This paper presents the findings of a research project examining differences between Chinese and New Zealand pedagogies and attitudes to education in the area of cooperative learning (group work). For the purposes of this paper cooperative learning is defined as learning that takes place in a stable formal group of two or more students who work together and share the workload equitably as they progress towards assessed learning outcomes in a tertiary environment. In Western countries this style of learning is believed to develop the analytical, problem solving and interpersonal skills that are essential for the workplace and most New Zealand students are familiar with the concept and the practice from an early age. The prior socialization processes of Chinese international students, however, and the learning context that they have come from, means that having to work in groups can be problematic for them. Misunderstanding and stereotyping by both Chinese and New Zealand students can result in conflict, hostility and mismatched expectations and New Zealand lecturers do not always have the skills or the willingness to manage the culturally sensitive issues that can develop in diverse groups. This paper explores the perceptions of Chinese and domestic students in New Zealand towards cooperative learning, records their experiences in groups, and proposes strategies to develop a more harmonious and productive educational environment.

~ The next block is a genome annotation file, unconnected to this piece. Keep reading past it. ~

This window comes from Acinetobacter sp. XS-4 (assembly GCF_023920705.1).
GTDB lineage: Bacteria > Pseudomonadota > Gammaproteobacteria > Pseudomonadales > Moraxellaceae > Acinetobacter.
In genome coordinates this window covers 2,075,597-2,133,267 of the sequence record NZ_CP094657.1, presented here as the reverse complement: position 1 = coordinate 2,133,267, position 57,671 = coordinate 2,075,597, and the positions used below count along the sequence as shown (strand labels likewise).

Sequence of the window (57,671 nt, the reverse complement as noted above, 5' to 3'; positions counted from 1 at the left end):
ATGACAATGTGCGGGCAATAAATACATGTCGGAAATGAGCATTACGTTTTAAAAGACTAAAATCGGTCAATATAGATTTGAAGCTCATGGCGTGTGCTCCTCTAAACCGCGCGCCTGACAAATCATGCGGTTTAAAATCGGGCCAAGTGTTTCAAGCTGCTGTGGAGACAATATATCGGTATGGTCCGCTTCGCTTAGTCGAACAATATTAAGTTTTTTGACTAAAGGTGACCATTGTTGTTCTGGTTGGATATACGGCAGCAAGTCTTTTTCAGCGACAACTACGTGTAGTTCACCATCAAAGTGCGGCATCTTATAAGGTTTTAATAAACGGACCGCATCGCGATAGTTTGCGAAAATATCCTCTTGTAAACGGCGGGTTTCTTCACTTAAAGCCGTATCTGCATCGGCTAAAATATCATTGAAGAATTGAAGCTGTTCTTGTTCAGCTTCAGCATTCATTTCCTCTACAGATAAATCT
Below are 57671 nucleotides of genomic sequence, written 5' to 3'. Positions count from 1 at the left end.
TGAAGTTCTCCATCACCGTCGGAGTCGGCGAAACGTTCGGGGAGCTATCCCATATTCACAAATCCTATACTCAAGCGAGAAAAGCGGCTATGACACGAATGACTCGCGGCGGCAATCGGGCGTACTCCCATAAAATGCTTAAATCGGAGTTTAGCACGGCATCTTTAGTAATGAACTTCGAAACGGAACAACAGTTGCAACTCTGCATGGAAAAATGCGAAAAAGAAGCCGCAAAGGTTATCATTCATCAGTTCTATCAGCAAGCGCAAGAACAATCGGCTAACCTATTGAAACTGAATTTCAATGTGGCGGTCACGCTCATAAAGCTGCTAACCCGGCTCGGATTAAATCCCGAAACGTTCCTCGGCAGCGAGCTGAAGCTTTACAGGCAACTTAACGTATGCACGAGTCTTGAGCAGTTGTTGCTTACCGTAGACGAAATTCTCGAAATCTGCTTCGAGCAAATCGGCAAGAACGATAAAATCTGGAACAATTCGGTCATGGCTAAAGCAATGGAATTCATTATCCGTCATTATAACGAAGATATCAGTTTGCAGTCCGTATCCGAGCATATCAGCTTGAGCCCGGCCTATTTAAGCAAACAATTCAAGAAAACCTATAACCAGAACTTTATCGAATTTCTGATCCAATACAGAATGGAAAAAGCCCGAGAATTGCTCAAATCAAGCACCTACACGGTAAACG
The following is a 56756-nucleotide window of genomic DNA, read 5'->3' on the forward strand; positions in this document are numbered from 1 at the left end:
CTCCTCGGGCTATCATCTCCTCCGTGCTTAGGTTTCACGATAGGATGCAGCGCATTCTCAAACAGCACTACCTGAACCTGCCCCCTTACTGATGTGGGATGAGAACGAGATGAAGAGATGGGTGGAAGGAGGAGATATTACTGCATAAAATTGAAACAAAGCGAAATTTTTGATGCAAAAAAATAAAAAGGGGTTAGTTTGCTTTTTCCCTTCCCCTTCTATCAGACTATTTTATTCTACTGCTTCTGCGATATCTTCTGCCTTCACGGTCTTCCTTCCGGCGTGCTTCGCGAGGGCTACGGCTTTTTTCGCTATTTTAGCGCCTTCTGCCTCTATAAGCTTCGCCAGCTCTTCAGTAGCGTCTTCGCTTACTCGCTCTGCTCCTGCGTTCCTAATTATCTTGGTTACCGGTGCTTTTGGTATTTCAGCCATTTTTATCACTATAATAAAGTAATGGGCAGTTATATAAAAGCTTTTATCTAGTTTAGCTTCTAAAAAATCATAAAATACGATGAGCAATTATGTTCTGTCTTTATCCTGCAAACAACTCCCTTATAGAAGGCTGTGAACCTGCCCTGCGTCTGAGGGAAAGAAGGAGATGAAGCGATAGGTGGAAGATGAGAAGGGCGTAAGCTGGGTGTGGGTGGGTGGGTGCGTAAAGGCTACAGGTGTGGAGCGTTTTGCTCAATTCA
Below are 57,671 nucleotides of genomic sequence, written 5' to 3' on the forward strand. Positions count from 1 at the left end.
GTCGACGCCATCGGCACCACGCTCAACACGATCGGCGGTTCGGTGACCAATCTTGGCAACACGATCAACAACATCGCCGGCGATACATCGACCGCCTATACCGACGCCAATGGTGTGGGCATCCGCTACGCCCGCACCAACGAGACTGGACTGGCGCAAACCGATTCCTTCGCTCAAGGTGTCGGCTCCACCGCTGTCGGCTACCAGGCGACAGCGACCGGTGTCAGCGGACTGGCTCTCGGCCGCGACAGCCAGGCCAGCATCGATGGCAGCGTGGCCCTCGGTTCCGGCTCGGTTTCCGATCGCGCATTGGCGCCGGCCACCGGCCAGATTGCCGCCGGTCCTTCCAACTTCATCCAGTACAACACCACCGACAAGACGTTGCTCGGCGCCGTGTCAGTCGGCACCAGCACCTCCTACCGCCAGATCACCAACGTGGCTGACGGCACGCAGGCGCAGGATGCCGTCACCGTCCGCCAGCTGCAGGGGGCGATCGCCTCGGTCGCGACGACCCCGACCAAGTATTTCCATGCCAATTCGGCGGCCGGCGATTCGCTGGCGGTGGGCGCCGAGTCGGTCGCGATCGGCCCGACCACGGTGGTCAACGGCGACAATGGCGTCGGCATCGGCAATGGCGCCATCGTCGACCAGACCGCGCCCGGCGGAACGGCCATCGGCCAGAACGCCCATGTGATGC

|Publication status||Published - 2009|